It was Sukkot, 1973. A visitor to the home of Rabbi Yehuda Amital woke up in the middle of the night to the sounds of a man sobbing. Rav Amital was the Rosh Yeshiva of Yeshivat Har Etzion, which combines military service with Yeshiva study; it was then in its sixth year, and had 200 students. When war broke out a week earlier on Yom Kippur, the Yeshiva immediately sent its students back to their units, even before being called to duty. In the days following, eight of those students would die in battle. And that night, Rav Amital, their teacher and mentor, was sobbing, heartbroken over their deaths.
I've been thinking about the Yom Kippur War recently, after watching the Israeli drama, Valley of Tears (Sha’at Neilah in Hebrew). It is the most expensive show ever produced for Israeli television and is now available in the United States on HBO Max. Valley of Tears tells the story of a group of strangers whose lives intersect on the battlefields of the Golan Heights during the first days of the war. It skirts convention and jumps genres, starting as a comic buddy story and ending as a tragedy.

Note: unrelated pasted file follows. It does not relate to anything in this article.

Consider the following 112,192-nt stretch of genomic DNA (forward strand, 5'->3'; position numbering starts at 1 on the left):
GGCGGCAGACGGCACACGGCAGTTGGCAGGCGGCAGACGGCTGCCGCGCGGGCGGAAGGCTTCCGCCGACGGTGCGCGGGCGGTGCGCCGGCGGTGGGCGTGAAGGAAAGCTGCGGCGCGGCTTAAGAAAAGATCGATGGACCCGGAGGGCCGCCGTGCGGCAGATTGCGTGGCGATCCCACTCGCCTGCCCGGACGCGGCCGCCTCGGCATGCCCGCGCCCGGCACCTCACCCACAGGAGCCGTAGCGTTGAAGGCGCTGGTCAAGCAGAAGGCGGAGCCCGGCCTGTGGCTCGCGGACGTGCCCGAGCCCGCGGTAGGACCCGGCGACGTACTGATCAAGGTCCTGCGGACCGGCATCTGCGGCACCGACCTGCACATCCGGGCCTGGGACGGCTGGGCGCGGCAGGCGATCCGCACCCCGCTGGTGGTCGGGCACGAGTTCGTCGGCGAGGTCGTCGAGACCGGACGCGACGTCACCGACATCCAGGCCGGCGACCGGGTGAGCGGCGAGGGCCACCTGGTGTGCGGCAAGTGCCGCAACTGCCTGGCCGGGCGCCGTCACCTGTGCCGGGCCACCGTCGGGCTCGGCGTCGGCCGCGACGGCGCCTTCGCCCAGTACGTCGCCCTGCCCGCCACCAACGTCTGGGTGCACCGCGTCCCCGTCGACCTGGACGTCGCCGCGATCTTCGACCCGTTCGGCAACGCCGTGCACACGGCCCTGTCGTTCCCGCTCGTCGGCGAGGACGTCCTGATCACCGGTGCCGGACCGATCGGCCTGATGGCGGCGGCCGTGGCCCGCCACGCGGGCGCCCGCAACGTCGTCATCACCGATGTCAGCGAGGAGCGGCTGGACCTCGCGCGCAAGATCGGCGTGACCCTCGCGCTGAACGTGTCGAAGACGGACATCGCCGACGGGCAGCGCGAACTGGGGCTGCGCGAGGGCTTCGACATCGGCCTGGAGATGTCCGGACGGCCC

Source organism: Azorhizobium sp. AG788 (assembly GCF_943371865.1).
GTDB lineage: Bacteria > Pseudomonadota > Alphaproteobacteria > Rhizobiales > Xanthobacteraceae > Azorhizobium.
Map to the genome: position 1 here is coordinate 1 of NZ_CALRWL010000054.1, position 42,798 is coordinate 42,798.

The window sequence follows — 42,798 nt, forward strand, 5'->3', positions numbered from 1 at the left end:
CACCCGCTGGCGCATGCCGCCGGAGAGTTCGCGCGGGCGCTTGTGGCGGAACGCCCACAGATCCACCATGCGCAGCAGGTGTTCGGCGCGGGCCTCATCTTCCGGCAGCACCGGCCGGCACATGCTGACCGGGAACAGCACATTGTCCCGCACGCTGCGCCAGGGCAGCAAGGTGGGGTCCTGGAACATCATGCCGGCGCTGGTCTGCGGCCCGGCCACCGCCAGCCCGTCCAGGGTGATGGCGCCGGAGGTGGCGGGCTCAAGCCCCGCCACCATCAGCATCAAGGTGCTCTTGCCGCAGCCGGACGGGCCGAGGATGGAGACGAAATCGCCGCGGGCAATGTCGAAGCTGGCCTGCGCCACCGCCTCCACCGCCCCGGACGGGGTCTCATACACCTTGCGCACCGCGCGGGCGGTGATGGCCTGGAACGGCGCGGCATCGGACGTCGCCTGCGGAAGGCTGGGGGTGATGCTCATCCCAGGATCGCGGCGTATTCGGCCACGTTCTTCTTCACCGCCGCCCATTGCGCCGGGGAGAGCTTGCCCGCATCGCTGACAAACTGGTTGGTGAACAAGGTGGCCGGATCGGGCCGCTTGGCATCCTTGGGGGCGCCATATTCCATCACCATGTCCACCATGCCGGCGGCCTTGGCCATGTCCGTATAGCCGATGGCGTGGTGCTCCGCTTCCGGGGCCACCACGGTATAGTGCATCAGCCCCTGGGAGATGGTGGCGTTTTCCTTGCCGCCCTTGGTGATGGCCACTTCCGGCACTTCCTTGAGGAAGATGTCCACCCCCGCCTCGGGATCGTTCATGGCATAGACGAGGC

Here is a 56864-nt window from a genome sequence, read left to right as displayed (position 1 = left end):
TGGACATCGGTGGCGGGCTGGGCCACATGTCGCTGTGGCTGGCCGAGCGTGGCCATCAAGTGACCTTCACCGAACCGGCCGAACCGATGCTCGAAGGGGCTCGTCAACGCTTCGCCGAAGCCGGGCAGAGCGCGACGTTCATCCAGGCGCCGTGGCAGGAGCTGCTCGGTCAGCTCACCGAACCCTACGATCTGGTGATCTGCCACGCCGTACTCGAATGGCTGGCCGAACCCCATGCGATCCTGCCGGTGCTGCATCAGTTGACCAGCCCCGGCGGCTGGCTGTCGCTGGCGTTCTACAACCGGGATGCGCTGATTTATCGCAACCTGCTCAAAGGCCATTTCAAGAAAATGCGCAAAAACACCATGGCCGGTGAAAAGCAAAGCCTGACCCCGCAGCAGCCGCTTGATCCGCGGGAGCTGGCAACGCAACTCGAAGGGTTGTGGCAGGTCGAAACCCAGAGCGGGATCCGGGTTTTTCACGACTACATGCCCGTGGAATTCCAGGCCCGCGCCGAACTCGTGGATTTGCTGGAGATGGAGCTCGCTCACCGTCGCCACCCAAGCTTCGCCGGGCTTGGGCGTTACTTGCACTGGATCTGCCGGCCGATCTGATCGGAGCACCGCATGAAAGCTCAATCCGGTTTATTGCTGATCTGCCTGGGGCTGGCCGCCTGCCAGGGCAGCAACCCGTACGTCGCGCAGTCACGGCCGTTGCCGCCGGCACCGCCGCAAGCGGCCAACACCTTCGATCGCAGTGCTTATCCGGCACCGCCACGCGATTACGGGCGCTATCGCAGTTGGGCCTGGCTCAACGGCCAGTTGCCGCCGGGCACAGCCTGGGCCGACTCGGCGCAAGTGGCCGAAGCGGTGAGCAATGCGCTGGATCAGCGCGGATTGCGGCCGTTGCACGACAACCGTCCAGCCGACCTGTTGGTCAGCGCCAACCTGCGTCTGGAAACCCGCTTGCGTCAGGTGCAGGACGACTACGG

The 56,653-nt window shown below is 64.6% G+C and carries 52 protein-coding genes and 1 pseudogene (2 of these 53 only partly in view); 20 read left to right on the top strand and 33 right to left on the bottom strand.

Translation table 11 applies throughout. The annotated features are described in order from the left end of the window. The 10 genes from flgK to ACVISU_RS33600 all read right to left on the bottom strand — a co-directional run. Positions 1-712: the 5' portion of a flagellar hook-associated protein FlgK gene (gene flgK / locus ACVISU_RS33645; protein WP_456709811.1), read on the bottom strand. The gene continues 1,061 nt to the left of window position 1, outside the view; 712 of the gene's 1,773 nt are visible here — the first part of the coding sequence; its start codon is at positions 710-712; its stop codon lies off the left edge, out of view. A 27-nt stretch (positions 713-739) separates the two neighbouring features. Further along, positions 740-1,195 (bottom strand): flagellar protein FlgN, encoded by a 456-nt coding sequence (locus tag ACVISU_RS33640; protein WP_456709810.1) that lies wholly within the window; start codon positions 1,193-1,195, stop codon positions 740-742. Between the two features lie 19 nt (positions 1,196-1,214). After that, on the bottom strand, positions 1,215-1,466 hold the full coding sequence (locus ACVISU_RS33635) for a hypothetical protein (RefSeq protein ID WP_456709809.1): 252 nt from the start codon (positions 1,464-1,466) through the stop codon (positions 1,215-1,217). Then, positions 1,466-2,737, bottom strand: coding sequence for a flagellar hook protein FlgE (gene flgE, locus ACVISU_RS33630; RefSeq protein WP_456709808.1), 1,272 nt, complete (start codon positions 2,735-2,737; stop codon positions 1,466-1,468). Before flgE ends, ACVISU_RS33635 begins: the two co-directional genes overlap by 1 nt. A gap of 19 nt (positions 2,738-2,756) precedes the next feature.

Valley of Tears has stirred a great deal of discussion in Israel, partly because of its artistic shortcomings and historical inaccuracies, and partly because the producers openly advertise their political sympathies. Despite its flaws, this TV series has consumed Israel because of its focus on the difficult first days of the Yom Kippur War. Although Israel achieved a decisive victory over its enemies, the initial days of war were filled with fear and chaos, worry and confusion. And above all, there were the casualties. In just a matter of days, 2,655 Israeli soldiers had lost their lives in battle. Valley of Tears taps into a trauma that lingers nearly 50 years later; and each fall, with ritual regularity, Israeli media devotes articles, interviews, and TV shows to the Yom Kippur War. It was a war that shook Israeli society; Israelis, who had previously thought of themselves as invincible, felt like their hopes and dreams had been shattered.